Your new sod will need to be watered frequently until it roots in.

If planting sod during the warmer months, your sod needs to be watered an average of 15 minutes per day whether it’s once or twice a day. Sunny areas may require more, shady areas may require less. You want your sod to remain moist, not soggy and not dry. If your sod is yellowing, that is a common sign of overwatering so back off on watering a little.

If planting sod during the spring/fall, be mindful of fluctuations in temperatures. If temperatures are 50 or below you will need to back off on watering. Simply check your sod by sticking your finger in the dirt to check for moistness. If it seems nice and moist, skip watering until it becomes drier. Watering will need to be increased with warmer temperatures.

For planting during the winter, please allow more time for the sod to take root. Freezing temperatures will cause the sod to go dormant and delay the rooting process. Do not water your sod if temperatures are below 40 degrees. Make sure and water before a hard freeze and that’ll help your sod prevent from any frost damage.


If possible, keep pets off your new sod throughout the rooting process. This will help keep the sod sheets from sifting and dog urine is very toxic for grass. Any yellowing spots caused from urine can cause your sod to die. There are many dog treat products out there that help keep from causing yellow spots that work well, simply research dog urine treats for lawns. If anything, immediately water any areas where dogs may have passed urine to dilute it.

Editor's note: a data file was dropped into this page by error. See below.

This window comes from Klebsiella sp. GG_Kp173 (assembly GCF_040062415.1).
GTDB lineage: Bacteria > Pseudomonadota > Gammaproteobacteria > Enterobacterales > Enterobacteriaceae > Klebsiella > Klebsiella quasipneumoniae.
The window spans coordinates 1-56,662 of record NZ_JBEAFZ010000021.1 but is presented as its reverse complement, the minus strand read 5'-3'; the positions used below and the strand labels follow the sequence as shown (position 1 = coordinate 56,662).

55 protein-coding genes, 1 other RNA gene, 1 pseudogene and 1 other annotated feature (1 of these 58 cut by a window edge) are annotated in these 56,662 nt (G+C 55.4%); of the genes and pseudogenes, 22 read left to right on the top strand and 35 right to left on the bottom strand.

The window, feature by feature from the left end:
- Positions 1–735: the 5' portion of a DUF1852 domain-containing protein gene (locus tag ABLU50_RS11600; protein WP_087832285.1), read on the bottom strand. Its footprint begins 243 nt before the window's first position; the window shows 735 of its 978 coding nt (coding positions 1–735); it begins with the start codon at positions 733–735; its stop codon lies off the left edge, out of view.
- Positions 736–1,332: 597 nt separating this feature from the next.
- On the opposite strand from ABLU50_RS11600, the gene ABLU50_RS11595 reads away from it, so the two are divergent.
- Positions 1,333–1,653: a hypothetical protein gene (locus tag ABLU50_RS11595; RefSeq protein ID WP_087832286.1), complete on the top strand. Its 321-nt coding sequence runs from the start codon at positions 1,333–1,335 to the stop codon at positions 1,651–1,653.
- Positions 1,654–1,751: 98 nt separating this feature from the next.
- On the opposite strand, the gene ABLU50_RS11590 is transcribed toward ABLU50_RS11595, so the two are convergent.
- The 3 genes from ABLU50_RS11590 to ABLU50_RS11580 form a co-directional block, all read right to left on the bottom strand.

We do not apply any pre emergent products during the sod installation process, you may want to do this soon after installation. Please contact a professional lawn care company if you are uncomfortable with applying any pre emergent products. If applied wrong, it CAN kill your sod so you’ll want to be careful!

We recommend waiting about 2 weeks prior to applying fertilizer. Keep in mind many weed and feed products and fertilizers can kill your new sod. If you are uncomfortable applying we recommend hiring a professional lawn care maintenance team to take care of you. We also absolutely NEVER recommend using ANY Scott’s products. We have replaced 3 new yards that homeowner’s applied Scott’s on and their yards died.

Grub Worms

Grub Worms are our one of our areas number one enemies!

What are Grub Worms? Grub worms are beetle larvae, commonly June Bug larvae. They primary feast on roots, causing your grass to die.

We recommend using a lawn insect treatment that treats for grub worms or hire a professional every April and July.

Many products also treat for other yard pests such as fleas, ticks, spiders and other creepy crawly bugs!


After about 2-4 weeks, maybe longer during winter, your sod should fully take root. Once you can pull on your sod and it feels like you’re pulling on a head full of hair and you no longer feel any play, your sod is now firmly rooted. We recommend waiting an additional week or so before mowing. If you mow too soon, the sod sheets can be pulled into your mower deck causing a slew of problems for your sod and mower.

Mowing depth should be adjusted accordingly. Too short can cause your lawn to burn. It is recommended to leave fescue at least 3” long.